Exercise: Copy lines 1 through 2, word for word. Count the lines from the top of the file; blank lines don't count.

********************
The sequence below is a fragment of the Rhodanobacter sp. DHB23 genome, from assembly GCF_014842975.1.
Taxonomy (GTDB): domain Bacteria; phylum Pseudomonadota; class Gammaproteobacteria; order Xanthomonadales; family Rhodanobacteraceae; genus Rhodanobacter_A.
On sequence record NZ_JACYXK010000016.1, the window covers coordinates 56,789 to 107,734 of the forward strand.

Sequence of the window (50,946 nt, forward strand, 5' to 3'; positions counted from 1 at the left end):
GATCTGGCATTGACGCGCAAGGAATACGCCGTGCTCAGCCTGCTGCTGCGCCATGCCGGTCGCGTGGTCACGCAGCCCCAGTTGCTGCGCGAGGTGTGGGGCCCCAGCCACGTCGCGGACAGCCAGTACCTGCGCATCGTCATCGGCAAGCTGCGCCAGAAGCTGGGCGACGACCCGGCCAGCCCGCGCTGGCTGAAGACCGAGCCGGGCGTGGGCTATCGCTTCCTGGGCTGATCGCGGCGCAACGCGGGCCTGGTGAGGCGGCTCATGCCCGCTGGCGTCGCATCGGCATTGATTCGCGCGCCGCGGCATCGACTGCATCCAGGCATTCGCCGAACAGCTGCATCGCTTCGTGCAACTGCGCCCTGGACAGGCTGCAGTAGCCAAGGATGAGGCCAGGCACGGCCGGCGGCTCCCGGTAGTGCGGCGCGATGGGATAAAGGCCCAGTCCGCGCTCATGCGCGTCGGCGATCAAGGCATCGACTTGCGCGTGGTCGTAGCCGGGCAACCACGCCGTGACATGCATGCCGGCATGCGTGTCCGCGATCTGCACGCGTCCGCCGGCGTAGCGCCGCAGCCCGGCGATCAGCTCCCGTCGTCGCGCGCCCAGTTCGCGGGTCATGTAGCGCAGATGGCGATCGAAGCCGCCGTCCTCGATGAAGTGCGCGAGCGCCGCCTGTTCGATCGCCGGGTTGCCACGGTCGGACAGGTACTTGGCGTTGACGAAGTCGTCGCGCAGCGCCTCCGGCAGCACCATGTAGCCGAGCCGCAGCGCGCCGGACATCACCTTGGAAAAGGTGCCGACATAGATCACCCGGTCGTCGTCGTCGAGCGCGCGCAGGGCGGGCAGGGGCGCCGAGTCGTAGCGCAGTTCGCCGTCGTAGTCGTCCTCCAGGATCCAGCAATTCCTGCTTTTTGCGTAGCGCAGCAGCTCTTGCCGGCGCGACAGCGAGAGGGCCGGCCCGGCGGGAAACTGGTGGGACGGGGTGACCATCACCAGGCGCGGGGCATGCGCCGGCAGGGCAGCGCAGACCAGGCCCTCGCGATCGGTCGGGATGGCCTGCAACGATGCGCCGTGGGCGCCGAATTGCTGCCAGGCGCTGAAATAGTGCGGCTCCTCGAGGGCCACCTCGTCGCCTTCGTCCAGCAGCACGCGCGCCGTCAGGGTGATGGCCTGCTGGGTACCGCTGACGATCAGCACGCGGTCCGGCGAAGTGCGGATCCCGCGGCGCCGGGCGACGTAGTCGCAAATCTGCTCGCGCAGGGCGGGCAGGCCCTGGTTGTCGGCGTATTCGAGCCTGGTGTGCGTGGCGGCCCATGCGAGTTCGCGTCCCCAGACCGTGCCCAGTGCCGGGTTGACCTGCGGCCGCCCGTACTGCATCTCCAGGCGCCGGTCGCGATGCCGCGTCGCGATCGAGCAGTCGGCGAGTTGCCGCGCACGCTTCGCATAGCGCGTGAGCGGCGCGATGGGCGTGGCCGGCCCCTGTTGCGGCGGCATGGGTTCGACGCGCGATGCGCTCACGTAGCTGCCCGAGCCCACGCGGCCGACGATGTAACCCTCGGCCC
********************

The sequence below is a fragment of the Rhodanobacter sp. DHB23 genome, from assembly GCF_014842975.1.
Taxonomy (GTDB): domain Bacteria; phylum Pseudomonadota; class Gammaproteobacteria; order Xanthomonadales; family Rhodanobacteraceae; genus Rhodanobacter_A.